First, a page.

200,000 units a year. The V-6 sedan test car (supplied by J. H. Bennett, Inc., 2300 Hanover Ave., Allentown), however, was still a product of the old country - apparent from the window sticker listing it as coming from the port of Baltimore.
In addition to the V-6 sedan, the Camry lineup includes a V-6 wagon, a four-door sedan, 5-door Wagon and All-Trac sedan all available in several trim levels. So there is quite a choice. The real driving enthusiast, however, will probably go for the V-6
sedan, an understated-appearing car which may not quite be a wolf in sheep's clothing but certainly is very deceptive as to what its real purpose is: family sedan or sport sedan, or maybe just a little bit of each. The Camry received its new body
styling for the '87 model year and there is no real change here. The design is clean, subtly aerodynamic and easy to take. Not really a head turner but rather a car that blends into the scenery. The V-6 engine, though, is somewhat newer - it was
introduced in the middle of last model year - and is exciting and even a little exotic. It is one of these engines that not only performs well but looks great under the hood. In keeping with the general theme of Toyota of not producing dull engines, the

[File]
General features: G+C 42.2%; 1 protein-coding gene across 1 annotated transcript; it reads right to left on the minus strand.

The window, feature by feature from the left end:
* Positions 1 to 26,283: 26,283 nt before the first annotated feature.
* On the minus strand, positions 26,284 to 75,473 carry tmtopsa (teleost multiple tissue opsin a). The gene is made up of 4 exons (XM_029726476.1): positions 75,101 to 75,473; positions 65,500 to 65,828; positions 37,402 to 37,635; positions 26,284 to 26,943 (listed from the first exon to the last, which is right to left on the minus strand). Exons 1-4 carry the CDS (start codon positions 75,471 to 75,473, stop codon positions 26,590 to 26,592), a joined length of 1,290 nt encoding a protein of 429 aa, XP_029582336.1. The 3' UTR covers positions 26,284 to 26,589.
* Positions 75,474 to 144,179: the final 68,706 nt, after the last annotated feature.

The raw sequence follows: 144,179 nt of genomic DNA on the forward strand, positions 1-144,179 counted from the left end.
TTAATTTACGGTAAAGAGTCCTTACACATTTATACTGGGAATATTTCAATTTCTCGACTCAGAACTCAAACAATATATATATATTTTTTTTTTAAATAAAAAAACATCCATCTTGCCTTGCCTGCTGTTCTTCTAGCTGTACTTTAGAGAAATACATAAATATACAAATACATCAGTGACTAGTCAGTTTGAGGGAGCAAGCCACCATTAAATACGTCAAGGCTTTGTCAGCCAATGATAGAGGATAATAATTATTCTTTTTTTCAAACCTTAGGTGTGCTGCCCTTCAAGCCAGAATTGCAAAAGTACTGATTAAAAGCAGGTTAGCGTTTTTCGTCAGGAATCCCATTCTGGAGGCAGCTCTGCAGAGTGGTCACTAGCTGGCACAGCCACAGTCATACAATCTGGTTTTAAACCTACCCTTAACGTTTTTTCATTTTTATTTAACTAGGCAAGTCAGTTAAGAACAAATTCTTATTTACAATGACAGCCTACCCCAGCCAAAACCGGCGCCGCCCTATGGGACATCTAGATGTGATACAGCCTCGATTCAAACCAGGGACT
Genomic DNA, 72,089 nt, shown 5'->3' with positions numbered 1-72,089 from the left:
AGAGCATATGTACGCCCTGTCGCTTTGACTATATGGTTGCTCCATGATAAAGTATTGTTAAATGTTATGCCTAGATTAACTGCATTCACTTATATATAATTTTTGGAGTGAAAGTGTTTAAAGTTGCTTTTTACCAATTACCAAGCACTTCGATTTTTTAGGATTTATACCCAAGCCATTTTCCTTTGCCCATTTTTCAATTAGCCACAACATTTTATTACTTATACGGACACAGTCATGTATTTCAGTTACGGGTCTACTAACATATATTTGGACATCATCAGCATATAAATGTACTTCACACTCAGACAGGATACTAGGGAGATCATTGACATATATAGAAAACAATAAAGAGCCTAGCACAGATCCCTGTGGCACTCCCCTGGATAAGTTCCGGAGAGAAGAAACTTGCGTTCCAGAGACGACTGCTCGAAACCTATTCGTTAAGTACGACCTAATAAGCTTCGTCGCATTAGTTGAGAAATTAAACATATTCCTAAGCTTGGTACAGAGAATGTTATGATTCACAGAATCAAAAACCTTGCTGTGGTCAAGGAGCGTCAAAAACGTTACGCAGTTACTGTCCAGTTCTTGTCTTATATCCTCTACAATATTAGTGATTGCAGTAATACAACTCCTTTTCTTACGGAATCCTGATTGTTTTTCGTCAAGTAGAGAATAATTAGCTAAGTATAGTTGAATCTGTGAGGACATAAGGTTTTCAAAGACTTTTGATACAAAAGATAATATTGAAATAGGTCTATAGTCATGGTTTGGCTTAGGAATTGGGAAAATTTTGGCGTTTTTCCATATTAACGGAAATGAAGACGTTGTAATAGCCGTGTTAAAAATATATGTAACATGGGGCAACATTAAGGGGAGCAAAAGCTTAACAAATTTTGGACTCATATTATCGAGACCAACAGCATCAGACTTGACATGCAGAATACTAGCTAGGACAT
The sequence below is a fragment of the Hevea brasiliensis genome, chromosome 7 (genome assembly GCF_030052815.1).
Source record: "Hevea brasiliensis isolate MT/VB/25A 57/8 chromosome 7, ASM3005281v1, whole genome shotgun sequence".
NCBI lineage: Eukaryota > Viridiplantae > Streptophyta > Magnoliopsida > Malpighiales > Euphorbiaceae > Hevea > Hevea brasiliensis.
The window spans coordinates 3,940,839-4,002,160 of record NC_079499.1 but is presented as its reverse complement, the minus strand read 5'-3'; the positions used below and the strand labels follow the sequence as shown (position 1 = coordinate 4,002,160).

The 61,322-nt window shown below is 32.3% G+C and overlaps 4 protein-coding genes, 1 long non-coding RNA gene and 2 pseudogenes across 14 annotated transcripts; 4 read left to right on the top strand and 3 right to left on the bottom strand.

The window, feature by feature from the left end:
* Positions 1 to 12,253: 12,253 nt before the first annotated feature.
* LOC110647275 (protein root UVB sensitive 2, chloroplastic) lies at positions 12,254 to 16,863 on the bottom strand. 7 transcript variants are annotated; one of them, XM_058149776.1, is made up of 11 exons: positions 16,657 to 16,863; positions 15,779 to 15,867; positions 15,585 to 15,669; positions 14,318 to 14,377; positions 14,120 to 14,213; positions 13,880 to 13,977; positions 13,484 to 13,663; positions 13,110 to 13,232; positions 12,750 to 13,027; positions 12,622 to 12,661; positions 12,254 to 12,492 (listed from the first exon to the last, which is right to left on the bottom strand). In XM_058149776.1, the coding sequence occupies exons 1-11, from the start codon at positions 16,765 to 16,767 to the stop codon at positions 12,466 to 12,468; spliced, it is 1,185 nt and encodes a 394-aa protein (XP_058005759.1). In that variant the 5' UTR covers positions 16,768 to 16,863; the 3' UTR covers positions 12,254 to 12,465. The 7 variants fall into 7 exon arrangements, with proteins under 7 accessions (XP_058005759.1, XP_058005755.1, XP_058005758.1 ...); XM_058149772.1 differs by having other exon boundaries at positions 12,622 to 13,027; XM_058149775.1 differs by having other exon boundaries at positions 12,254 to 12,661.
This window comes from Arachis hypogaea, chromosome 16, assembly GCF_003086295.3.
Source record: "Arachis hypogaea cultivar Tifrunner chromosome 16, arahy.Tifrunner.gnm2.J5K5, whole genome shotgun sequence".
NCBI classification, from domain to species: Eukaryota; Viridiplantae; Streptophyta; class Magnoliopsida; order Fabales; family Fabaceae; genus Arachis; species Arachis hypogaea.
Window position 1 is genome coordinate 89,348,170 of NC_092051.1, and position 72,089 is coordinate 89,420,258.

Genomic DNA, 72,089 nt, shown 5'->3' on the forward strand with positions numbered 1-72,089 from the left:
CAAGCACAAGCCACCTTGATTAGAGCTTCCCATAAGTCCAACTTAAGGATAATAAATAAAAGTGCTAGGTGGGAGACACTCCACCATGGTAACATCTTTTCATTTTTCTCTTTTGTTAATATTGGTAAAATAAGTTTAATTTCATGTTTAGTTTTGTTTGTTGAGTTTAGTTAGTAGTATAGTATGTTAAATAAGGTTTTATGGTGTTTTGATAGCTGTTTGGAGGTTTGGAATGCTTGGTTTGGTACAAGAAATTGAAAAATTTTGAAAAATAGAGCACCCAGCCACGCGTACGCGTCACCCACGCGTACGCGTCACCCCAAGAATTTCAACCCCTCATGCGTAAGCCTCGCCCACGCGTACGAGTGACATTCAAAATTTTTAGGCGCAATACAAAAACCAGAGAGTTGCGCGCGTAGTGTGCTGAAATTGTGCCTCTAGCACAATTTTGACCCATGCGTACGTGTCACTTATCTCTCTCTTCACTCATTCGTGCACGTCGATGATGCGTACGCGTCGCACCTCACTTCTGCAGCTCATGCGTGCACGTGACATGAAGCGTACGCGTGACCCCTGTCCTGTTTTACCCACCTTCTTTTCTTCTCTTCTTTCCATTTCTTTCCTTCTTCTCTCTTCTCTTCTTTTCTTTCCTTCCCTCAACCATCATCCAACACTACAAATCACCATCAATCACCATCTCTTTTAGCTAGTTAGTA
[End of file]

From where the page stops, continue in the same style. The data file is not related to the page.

Camry's V-6 features a dual-overhead-cam, four-valves-per- cylinder design, which would be very much at home in a sports car. One of the interesting features of this engine that it is relatively small for a V-6. It measures only 2.5 liter/151 cubic
inches, about the same size as many four-cylinder engines offered this year. Without supercharging or turbocharging, this engine pumps out an impressive 153 horsepower at 5,600 rpm and 155 foot pounds torque at 4,400 rpm. (For what it's worth, when
introduced Toyota was the first automaker to offer a four-camshaft, 24-valve V-6 engine mounted transversely in a front-wheel drive car.) Why, one may ask, should a company go through the added expense of a double-overhead-cam engine in what is